I’m flying home from Orlando, after finishing the initial leg of my very first book tour, and I have the song “I Can’t Do It Alone,” from the musical Chicago stuck in my head, particularly Velma Kelly’s line, “I simply cannot do it alone.”

I’ve talked quite a few times during these author events and on podcasts about my capital C: Community of Writers (the name of the first writing workshop I ever attended) and my little c: community of writers, who are the writer friends I’ve made over the past several years who have helped me and All I Know get to this point. And this tour has made me so appreciative for the additional, greater community of people I have in my life, all the friends and family who showed up for my book events, making me feel so supported and loved. The community that now includes readers of my book…how fun is that?

I’ve always been a person who values independence, who hates asking for help or relying on other people. For whatever reason, all of that felt weak and wrong and just icky for a long, long time. I’ve loved being the one providing help and being relied upon, so it’s not that I’ve ever felt it was wrong as a concept, just wrong for me.

I do not feel like that today.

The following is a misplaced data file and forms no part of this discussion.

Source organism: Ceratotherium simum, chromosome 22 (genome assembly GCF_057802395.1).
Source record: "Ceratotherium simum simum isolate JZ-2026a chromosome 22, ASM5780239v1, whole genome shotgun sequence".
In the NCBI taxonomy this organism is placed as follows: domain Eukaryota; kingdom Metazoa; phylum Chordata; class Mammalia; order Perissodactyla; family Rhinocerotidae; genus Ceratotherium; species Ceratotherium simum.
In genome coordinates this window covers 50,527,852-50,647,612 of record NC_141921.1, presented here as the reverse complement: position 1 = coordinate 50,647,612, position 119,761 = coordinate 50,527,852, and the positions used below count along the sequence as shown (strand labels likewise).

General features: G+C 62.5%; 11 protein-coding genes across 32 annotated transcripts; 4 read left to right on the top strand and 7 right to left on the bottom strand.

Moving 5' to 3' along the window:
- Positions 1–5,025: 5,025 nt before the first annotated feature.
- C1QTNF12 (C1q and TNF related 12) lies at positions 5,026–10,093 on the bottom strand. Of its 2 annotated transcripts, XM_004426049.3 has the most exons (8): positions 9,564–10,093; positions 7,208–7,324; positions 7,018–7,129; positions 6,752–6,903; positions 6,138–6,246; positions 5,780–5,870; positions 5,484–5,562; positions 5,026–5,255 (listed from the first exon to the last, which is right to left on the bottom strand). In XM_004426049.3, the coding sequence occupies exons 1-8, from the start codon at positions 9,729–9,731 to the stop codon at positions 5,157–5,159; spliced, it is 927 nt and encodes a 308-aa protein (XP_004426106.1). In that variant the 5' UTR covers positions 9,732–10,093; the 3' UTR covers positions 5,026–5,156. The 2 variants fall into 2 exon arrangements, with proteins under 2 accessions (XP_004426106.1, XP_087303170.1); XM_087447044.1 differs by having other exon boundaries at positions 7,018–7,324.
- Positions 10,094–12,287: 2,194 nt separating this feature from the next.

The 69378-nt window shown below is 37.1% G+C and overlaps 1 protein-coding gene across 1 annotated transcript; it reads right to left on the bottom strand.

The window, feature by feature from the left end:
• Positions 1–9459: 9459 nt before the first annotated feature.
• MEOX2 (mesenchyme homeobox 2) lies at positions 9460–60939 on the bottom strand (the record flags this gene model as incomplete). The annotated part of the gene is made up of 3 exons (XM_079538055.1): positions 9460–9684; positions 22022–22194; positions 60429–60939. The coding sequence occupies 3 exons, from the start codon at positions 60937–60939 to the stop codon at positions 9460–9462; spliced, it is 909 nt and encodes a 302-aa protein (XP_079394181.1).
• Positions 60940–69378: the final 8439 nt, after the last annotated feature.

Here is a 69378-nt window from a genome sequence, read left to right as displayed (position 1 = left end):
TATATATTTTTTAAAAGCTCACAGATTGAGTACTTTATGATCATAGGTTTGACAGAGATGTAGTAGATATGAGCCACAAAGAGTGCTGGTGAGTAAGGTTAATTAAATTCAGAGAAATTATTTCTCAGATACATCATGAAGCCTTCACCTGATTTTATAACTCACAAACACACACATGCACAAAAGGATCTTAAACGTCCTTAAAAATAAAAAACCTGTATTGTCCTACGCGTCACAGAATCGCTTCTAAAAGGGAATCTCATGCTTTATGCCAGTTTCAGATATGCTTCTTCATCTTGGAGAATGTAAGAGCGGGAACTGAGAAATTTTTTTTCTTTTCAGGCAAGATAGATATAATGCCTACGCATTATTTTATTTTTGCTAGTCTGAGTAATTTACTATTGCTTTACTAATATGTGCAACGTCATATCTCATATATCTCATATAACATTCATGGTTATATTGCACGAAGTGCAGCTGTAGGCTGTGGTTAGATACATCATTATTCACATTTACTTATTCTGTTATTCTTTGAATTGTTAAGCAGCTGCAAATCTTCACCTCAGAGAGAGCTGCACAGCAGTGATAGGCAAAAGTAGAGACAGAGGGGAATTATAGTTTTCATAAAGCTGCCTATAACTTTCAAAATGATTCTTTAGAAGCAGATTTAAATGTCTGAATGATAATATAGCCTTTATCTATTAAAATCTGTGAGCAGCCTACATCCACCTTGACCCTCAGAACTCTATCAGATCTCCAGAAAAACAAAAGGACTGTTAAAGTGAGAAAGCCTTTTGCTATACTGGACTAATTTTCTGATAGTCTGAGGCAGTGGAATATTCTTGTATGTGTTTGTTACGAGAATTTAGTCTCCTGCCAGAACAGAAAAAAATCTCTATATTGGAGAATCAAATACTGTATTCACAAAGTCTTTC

Over the past few weeks, I have soaked in how good it feels NOT to do it alone. I was so moved by the impressive crowd who showed up in Fremont for my launch event. So appreciative to Caroline and Claire for leading interesting conversations about writing and the book…and for endorsing it…and for encouraging and guiding me in writing it in the first place! Grateful for my friends and family who turned out for my other events and who read the book and then shared their thoughts and feelings and reactions to it with me (and on Goodreads and Amazon and Instagram and Facebook).

It is so much more fun not to do it all alone! I get it now. It feels nice to be held and lifted up by others. And none more so than my husband and boys. Jake talking with me for an hour about the book and giving me feedback on plans for my readings. Casey texting me from Norway to wish me luck on events. Christopher leading a rich and wonderful discussion with me at Writers Block Bookstore (and my dad hosting another one at The Family Book Shop a few days later). And Ken in my corner the whole way, going above and beyond for me the past few months. It’s meant so much for him to be by my side.

What in the world was the appeal of trying to do it all myself?

I’ve found so much personal validation from being the one meeting others’ needs. Doing for others quelled the nagging, always right-below-the-surface shame that I might be selfish, which was always the worst possible thing to me. And I still do think that being selfish is a bad thing. But also, I am not selfish. I do sometimes choose myself, and that is not the same thing at all. I let Ken and my boys and my friends and my parents and siblings give to me, and it felt great! It FEELS great.

In a moment of synchronicity, as I was thinking through this blog on my flight home, I was also reading Taylor Jenkins’ Reid’s Malibu Rising, which has this quote on the next to last page, “letting people love and care for you is a part of how you love and care for them.” I couldn’t agree more.